March 27, 2010 will bring with it the fourth annual Earth Hour — the world’s largest switch-off. Organized by the World Wildlife Fund, Earth Hour is designed as a non-partisan movement, where the world’s communities, governments and organizations can come together to do something about climate change. To quote WWF:
‘The movement symbolizes that by working together, each of us can make a positive impact in this fight, protecting our future and that of future generations.’
If you want to participate, it’s easy: simply turn off your lights for one hour on March 27, 2010 at 8:30pm local time.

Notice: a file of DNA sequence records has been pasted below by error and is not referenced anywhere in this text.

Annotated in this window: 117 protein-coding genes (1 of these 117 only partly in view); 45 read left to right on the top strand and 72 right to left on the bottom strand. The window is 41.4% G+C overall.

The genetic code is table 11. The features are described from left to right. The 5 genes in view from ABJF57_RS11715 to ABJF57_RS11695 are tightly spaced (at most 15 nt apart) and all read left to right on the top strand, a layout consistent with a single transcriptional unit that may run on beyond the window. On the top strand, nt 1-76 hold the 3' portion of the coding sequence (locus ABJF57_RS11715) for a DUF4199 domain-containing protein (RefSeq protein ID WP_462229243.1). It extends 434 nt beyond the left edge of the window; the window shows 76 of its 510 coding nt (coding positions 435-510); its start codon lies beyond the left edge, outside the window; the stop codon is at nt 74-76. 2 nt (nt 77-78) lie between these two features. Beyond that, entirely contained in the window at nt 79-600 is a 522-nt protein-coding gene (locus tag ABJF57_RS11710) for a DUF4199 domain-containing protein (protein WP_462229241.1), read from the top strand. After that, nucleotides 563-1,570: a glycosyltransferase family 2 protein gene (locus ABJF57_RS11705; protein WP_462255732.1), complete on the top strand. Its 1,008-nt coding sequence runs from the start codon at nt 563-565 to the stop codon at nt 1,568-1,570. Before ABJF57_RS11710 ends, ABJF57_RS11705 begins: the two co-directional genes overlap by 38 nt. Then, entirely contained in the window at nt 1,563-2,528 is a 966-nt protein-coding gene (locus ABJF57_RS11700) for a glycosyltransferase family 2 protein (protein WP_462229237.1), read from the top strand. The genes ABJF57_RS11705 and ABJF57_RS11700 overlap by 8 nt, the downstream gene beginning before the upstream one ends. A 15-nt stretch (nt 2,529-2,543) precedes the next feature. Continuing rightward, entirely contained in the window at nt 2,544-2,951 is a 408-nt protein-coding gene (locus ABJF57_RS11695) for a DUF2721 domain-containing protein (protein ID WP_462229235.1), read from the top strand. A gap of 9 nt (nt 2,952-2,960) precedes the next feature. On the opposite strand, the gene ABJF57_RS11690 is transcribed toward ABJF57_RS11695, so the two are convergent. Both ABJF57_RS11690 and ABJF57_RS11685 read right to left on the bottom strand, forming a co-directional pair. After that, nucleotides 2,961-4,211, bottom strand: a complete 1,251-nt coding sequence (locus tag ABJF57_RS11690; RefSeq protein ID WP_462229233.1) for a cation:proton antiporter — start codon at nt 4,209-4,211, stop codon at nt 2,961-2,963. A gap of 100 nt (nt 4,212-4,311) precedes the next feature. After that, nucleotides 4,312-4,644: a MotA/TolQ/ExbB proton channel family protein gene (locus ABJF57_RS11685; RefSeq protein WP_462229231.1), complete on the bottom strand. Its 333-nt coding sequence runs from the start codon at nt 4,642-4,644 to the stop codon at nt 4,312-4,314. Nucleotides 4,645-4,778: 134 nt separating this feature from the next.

Last year nearly 1 billion people world-wide took part, including those in 4100 cities in 87 different countries. International landmarks to participate include France’s Eiffel Tower, the Empire State Building, Beijing’s Forbidden City, London’s Parilment, the Las Vegas Strip, Christ the Redeemer Statue in Rio de Janeiro, St. Peter’s Basilica in Vatican City and more.
The “switch-off” will begin on an island in the South Pacific, and finish in the Galapagos Islands, almost 25 hours later on the other side of the international dateline. Scientists at the Charles Darwin Research Station have planned a candle-lit dinner with locals and environmentalists.
For more information visit the World Wildlife Fund Earth Hour site.